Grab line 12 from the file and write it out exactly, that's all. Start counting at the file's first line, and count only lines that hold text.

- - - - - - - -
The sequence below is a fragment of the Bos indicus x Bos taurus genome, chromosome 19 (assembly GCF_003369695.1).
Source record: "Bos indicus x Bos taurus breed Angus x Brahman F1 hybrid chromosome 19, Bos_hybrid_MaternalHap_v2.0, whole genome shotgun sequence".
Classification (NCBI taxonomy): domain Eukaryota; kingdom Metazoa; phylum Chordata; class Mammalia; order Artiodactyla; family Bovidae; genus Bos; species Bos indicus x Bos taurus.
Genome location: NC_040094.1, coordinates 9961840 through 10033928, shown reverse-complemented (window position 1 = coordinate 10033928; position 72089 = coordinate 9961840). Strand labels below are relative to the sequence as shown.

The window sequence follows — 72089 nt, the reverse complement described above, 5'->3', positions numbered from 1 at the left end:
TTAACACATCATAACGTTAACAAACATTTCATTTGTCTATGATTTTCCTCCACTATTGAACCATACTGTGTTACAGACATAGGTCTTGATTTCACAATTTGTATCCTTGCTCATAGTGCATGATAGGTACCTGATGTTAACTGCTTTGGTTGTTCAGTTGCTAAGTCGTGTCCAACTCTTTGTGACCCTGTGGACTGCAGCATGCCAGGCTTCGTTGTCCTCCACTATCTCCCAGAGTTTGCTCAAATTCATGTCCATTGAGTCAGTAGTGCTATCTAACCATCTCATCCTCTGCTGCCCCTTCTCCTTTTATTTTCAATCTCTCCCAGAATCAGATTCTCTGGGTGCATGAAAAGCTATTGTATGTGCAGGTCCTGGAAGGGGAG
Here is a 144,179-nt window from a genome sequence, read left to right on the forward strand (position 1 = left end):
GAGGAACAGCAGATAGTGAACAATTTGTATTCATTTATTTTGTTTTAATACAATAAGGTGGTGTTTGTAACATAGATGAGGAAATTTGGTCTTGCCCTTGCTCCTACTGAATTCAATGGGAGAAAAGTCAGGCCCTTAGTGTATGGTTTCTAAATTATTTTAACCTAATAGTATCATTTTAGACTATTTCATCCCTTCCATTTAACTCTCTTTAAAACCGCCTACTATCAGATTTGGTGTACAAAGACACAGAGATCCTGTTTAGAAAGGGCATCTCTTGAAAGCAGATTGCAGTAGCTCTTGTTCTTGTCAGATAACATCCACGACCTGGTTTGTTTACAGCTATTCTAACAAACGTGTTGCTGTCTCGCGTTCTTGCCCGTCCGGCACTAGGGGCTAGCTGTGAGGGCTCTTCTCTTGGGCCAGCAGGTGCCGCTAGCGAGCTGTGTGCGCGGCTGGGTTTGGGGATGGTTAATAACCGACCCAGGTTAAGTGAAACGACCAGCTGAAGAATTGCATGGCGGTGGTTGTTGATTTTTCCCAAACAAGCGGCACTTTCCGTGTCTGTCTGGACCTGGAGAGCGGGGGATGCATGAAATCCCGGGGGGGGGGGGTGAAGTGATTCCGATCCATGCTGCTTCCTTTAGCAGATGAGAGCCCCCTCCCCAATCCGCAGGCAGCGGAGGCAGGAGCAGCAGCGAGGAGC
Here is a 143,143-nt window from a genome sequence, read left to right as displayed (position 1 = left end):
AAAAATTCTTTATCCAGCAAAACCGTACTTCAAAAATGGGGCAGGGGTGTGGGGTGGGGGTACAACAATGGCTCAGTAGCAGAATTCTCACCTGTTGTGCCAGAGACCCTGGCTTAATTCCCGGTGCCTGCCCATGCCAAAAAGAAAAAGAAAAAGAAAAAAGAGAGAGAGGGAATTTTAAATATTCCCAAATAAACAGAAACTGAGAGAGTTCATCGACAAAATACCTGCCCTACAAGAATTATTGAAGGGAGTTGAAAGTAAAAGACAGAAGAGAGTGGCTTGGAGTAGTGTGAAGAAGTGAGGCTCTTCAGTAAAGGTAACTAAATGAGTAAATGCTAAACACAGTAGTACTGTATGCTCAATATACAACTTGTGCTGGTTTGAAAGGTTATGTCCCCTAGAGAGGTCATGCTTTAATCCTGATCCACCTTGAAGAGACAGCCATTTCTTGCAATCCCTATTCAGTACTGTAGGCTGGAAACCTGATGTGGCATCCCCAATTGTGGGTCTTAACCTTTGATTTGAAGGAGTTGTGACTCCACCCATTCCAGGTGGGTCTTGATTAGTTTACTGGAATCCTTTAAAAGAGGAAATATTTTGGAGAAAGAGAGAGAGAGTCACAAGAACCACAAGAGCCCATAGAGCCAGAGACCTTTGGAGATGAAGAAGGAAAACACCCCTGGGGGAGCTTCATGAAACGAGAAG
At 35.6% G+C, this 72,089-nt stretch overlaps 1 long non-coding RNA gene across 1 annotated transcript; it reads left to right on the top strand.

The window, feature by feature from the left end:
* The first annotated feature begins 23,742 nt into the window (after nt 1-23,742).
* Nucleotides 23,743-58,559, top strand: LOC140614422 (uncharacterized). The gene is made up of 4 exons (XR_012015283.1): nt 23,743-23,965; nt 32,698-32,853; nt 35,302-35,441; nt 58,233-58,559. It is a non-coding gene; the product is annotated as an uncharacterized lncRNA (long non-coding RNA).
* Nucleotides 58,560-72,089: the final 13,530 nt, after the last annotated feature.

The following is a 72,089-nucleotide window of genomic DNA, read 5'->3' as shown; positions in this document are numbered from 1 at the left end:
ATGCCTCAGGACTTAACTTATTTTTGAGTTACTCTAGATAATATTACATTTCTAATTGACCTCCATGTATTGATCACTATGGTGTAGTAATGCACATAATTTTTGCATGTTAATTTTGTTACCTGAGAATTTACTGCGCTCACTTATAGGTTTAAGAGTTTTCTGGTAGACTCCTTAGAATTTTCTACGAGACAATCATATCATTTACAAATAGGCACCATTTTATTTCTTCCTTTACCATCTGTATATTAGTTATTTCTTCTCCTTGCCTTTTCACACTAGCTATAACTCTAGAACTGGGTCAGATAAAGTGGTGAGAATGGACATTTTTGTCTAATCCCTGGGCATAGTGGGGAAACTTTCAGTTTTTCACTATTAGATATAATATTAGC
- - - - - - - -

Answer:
The window, feature by feature from the left end: